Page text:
Tourist Tip #148 How to Order a Steak in Israel

In Israel, you aren’t going to see filet mignon, rib eye, T-bone or New York strip on the menu. But don’t have a cow; this handy guide will help.

Debra Kamin
Debra Kamin
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Debra Kamin
Debra Kamin

Sorry, vegetarians, but this tip is for those of us who like nothing better than a juicy steak. Israel does indeed offer some delicious cuts of meat, but they go by names that can be unfamiliar to a tourist. If you’re a chow-ready carnivore looking to sink your teeth into some red meat during your visit to the blue-and-white state, it's best to study up on your meat monikers so you know what to ask for.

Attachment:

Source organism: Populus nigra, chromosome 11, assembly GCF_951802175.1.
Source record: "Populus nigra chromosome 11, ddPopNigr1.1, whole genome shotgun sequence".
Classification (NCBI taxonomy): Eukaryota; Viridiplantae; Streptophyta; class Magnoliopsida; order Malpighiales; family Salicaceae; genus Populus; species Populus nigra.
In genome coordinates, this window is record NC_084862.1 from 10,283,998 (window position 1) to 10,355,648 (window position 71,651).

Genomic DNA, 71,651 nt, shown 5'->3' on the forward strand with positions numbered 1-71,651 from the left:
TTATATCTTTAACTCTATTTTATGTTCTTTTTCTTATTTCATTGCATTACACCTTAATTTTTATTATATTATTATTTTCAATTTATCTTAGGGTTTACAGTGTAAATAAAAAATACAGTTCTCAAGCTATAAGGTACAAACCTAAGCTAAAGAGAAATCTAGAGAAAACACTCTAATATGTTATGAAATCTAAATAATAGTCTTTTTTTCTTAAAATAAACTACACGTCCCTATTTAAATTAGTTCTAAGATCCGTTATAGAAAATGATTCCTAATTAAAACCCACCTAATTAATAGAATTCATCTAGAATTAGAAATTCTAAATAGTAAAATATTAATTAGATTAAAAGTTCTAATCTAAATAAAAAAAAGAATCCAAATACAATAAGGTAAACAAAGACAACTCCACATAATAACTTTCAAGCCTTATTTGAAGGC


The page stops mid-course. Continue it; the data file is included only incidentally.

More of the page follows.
At a steakhouse or butcher shop in Israel, you aren’t going to see options for filet mignon, rib eye, T-bone or New York strip on the menu. But don’t have a cow; Motti Hai, of Jaffa's Zalman butcher shop, gives you an idea of what to expect:

Entrecote (also known as “steak ayin” or “vered hatzela” in the frozen food sections at supermarkets): This is one of the most common cuts of steak in Israel, and also one of the juiciest and tastiest. It’s roughly equivalent to a rib eye, or for you Brits out there, a forerib.

Sinta (also known as moten): Tender, pricey and not too fatty, this is equivalent to a sirloin.

Fillet This is pretty similar to filet mignon in that it's also a tenderloin cut; this is also where most of the ruby-red meat you see in carpaccio comes from.

Sheitel (also known as kanaf ha’oketz): A rump steak. Good for cutlets, oven roasted steak, and skewered as shish kebab.

Tzlaot Ribs. A fairly straight translation. But don’t expect the barbecue-sauce-dripping, dozen-napkin-requiring variety you might have seen in America. Ribs here tend to be a more civilized affair.

With our handy guide, you can sink your teeth into this juicy steak.Credit: Ofer Vaknin

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